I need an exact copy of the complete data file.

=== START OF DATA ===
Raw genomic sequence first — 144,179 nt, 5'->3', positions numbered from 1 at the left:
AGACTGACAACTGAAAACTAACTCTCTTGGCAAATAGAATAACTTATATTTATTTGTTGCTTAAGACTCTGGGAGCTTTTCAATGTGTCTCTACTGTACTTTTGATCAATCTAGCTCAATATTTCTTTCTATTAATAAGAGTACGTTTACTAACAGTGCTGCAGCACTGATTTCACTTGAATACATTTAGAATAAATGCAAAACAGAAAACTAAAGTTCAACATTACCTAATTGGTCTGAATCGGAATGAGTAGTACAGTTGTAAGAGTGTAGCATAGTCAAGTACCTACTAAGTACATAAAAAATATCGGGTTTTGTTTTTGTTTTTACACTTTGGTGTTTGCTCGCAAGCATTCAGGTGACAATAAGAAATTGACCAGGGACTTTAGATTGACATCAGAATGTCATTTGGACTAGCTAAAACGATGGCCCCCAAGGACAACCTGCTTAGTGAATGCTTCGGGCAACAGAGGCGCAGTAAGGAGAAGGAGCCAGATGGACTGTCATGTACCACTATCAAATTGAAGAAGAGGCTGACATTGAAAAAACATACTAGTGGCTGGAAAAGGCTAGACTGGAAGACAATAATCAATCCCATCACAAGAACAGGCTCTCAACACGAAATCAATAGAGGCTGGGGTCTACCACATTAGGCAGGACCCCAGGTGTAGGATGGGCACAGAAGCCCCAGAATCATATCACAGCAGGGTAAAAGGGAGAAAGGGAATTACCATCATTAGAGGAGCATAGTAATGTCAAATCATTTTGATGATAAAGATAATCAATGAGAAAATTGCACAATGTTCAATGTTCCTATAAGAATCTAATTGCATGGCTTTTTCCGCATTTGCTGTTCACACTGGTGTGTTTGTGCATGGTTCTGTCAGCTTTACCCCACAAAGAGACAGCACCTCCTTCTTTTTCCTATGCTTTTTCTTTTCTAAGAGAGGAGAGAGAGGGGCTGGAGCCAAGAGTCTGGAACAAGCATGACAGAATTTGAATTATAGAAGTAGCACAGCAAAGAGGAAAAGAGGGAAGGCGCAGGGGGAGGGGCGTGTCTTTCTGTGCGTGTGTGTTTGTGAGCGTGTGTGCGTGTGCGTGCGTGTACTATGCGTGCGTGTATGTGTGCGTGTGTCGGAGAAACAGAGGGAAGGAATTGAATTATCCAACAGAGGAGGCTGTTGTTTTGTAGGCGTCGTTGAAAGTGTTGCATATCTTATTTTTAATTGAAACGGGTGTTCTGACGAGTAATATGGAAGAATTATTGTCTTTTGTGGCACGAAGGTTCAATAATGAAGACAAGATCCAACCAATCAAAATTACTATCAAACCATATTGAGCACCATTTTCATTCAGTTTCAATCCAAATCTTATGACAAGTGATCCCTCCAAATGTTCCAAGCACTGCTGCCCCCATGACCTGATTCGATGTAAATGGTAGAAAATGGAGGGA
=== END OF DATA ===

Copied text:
Raw genomic sequence first — 144,179 nt, 5'->3', positions numbered from 1 at the left:
AGACTGACAACTGAAAACTAACTCTCTTGGCAAATAGAATAACTTATATTTATTTGTTGCTTAAGACTCTGGGAGCTTTTCAATGTGTCTCTACTGTACTTTTGATCAATCTAGCTCAATATTTCTTTCTATTAATAAGAGTACGTTTACTAACAGTGCTGCAGCACTGATTTCACTTGAATACATTTAGAATAAATGCAAAACAGAAAACTAAAGTTCAACATTACCTAATTGGTCTGAATCGGAATGAGTAGTACAGTTGTAAGAGTGTAGCATAGTCAAGTACCTACTAAGTACATAAAAAATATCGGGTTTTGTTTTTGTTTTTACACTTTGGTGTTTGCTCGCAAGCATTCAGGTGACAATAAGAAATTGACCAGGGACTTTAGATTGACATCAGAATGTCATTTGGACTAGCTAAAACGATGGCCCCCAAGGACAACCTGCTTAGTGAATGCTTCGGGCAACAGAGGCGCAGTAAGGAGAAGGAGCCAGATGGACTGTCATGTACCACTATCAAATTGAAGAAGAGGCTGACATTGAAAAAACATACTAGTGGCTGGAAAAGGCTAGACTGGAAGACAATAATCAATCCCATCACAAGAACAGGCTCTCAACACGAAATCAATAGAGGCTGGGGTCTACCACATTAGGCAGGACCCCAGGTGTAGGATGGGCACAGAAGCCCCAGAATCATATCACAGCAGGGTAAAAGGGAGAAAGGGAATTACCATCATTAGAGGAGCATAGTAATGTCAAATCATTTTGATGATAAAGATAATCAATGAGAAAATTGCACAATGTTCAATGTTCCTATAAGAATCTAATTGCATGGCTTTTTCCGCATTTGCTGTTCACACTGGTGTGTTTGTGCATGGTTCTGTCAGCTTTACCCCACAAAGAGACAGCACCTCCTTCTTTTTCCTATGCTTTTTCTTTTCTAAGAGAGGAGAGAGAGGGGCTGGAGCCAAGAGTCTGGAACAAGCATGACAGAATTTGAATTATAGAAGTAGCACAGCAAAGAGGAAAAGAGGGAAGGCGCAGGGGGAGGGGCGTGTCTTTCTGTGCGTGTGTGTTTGTGAGCGTGTGTGCGTGTGCGTGCGTGTACTATGCGTGCGTGTATGTGTGCGTGTGTCGGAGAAACAGAGGGAAGGAATTGAATTATCCAACAGAGGAGGCTGTTGTTTTGTAGGCGTCGTTGAAAGTGTTGCATATCTTATTTTTAATTGAAACGGGTGTTCTGACGAGTAATATGGAAGAATTATTGTCTTTTGTGGCACGAAGGTTCAATAATGAAGACAAGATCCAACCAATCAAAATTACTATCAAACCATATTGAGCACCATTTTCATTCAGTTTCAATCCAAATCTTATGACAAGTGATCCCTCCAAATGTTCCAAGCACTGCTGCCCCCATGACCTGATTCGATGTAAATGGTAGAAAATGGAGGGA